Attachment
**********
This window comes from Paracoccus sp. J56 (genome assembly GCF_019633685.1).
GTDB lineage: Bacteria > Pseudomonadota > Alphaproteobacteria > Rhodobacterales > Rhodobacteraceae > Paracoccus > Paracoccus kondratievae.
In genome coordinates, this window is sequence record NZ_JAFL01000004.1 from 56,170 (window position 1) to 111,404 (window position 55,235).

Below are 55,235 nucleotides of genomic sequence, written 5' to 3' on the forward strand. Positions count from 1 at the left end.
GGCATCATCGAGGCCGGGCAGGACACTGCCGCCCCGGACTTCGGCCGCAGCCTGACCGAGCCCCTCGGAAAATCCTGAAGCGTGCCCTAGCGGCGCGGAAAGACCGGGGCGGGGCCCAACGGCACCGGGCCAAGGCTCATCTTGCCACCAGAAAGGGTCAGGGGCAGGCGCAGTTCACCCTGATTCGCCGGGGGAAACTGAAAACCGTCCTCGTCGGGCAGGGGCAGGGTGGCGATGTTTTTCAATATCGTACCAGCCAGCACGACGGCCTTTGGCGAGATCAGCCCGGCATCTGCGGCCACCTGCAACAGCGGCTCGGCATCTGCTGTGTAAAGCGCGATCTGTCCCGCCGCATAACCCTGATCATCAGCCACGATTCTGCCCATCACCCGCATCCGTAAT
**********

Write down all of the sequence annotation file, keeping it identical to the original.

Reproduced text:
This window comes from Paracoccus sp. J56 (genome assembly GCF_019633685.1).
GTDB lineage: Bacteria > Pseudomonadota > Alphaproteobacteria > Rhodobacterales > Rhodobacteraceae > Paracoccus > Paracoccus kondratievae.
In genome coordinates, this window is sequence record NZ_JAFL01000004.1 from 56,170 (window position 1) to 111,404 (window position 55,235).

Below are 55,235 nucleotides of genomic sequence, written 5' to 3' on the forward strand. Positions count from 1 at the left end.
GGCATCATCGAGGCCGGGCAGGACACTGCCGCCCCGGACTTCGGCCGCAGCCTGACCGAGCCCCTCGGAAAATCCTGAAGCGTGCCCTAGCGGCGCGGAAAGACCGGGGCGGGGCCCAACGGCACCGGGCCAAGGCTCATCTTGCCACCAGAAAGGGTCAGGGGCAGGCGCAGTTCACCCTGATTCGCCGGGGGAAACTGAAAACCGTCCTCGTCGGGCAGGGGCAGGGTGGCGATGTTTTTCAATATCGTACCAGCCAGCACGACGGCCTTTGGCGAGATCAGCCCGGCATCTGCGGCCACCTGCAACAGCGGCTCGGCATCTGCTGTGTAAAGCGCGATCTGTCCCGCCGCATAACCCTGATCATCAGCCACGATTCTGCCCATCACCCGCATCCGTAAT